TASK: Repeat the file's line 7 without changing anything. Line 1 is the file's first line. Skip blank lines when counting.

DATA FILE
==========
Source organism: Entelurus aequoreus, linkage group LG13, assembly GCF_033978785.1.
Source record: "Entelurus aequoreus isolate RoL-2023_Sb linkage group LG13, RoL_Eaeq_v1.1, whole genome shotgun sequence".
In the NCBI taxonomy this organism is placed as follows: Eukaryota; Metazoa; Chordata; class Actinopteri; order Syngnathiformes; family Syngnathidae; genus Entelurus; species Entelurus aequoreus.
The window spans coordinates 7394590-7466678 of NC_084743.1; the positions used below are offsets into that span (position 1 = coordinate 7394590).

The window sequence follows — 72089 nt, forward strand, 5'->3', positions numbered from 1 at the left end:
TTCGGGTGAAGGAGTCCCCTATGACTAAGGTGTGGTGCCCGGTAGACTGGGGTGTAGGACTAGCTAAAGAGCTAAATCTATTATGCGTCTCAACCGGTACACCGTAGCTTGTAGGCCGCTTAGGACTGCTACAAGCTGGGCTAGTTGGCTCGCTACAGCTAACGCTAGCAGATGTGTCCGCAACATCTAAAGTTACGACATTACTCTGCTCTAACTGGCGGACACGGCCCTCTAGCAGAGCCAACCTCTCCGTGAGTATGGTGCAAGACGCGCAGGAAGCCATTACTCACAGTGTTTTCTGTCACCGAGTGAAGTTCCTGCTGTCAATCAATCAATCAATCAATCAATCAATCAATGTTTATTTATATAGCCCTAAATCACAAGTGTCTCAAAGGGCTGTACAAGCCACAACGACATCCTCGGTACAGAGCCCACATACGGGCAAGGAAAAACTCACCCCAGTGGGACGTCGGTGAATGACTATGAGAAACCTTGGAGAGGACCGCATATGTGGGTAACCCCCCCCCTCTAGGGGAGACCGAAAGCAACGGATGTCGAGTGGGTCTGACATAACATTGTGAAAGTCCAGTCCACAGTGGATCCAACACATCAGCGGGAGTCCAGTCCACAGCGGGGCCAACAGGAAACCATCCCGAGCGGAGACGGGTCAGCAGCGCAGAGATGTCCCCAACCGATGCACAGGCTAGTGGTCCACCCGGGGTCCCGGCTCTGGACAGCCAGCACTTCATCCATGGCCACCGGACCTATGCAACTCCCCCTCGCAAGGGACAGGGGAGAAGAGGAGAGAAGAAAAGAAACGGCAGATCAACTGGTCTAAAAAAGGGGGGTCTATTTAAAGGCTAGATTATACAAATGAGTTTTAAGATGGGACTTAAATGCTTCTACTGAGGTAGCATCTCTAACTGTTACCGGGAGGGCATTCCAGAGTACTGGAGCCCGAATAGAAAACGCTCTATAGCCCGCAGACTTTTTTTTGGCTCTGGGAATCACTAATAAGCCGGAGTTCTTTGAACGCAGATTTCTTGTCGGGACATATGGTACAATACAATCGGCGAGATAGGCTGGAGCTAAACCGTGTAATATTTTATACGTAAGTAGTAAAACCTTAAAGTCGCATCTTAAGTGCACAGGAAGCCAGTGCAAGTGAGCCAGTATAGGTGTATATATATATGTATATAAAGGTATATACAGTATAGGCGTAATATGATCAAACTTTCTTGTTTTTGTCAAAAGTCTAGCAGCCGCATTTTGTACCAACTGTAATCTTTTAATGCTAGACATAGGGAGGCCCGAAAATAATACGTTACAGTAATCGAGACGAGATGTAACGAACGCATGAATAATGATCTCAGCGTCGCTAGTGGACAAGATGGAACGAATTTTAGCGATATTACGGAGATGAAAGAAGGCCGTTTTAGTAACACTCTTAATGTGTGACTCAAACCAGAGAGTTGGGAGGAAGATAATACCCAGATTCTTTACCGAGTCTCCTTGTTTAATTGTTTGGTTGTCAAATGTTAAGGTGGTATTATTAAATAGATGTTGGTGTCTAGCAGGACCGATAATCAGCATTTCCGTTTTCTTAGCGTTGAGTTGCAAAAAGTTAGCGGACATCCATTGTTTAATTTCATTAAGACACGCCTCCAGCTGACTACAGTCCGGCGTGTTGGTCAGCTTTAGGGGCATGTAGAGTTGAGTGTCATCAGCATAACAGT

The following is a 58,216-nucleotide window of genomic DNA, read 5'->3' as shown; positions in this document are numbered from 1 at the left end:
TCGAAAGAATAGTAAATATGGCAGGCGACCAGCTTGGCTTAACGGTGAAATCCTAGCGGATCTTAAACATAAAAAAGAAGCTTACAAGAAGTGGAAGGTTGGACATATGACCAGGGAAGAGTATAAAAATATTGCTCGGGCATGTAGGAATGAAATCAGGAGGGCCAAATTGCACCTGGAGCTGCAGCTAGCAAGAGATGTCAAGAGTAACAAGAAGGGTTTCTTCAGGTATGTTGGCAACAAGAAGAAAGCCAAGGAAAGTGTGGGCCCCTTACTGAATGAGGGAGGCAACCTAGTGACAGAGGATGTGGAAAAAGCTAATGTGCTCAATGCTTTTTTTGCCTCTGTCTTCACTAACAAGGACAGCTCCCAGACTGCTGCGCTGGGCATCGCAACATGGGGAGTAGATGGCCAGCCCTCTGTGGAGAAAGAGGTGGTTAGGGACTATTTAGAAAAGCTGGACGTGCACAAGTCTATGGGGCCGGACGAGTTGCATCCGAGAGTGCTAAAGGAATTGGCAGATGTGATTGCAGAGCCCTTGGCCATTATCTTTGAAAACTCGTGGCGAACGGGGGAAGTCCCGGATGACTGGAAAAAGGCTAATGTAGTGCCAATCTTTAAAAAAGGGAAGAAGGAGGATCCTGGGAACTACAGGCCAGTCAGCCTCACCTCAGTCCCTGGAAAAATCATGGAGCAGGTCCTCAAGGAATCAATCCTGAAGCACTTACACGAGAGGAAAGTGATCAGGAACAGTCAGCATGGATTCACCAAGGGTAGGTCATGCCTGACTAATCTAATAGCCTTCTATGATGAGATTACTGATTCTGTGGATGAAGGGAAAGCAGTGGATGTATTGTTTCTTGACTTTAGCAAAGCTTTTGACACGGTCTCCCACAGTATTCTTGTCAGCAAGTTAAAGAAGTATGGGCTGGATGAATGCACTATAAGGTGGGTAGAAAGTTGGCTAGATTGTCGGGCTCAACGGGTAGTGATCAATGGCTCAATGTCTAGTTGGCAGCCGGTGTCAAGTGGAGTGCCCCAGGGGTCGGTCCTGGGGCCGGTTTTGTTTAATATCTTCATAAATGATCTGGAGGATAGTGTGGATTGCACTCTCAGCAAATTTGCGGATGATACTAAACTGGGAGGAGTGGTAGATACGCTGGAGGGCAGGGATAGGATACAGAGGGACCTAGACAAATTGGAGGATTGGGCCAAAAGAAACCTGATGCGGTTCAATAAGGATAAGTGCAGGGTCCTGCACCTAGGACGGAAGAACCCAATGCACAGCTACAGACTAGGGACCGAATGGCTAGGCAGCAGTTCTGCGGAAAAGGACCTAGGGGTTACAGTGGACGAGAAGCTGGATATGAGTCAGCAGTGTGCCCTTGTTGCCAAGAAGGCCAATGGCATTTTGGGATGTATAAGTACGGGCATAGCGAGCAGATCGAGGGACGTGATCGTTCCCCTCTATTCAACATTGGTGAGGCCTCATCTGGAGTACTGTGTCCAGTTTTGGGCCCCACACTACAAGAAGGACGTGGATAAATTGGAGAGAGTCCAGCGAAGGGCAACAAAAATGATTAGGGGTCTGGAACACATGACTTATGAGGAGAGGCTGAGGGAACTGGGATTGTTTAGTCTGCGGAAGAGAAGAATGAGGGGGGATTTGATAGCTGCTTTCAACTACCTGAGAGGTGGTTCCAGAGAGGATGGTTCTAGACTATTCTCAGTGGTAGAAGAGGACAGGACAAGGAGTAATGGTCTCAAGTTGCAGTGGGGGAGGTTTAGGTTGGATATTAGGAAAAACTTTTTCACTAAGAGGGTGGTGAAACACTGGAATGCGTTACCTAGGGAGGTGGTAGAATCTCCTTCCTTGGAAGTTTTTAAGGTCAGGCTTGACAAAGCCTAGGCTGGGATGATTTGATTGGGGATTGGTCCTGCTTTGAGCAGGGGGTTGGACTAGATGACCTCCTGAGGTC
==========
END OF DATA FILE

The following is a 58,216-nucleotide window of genomic DNA, read 5'->3' as shown; positions in this document are numbered from 1 at the left end: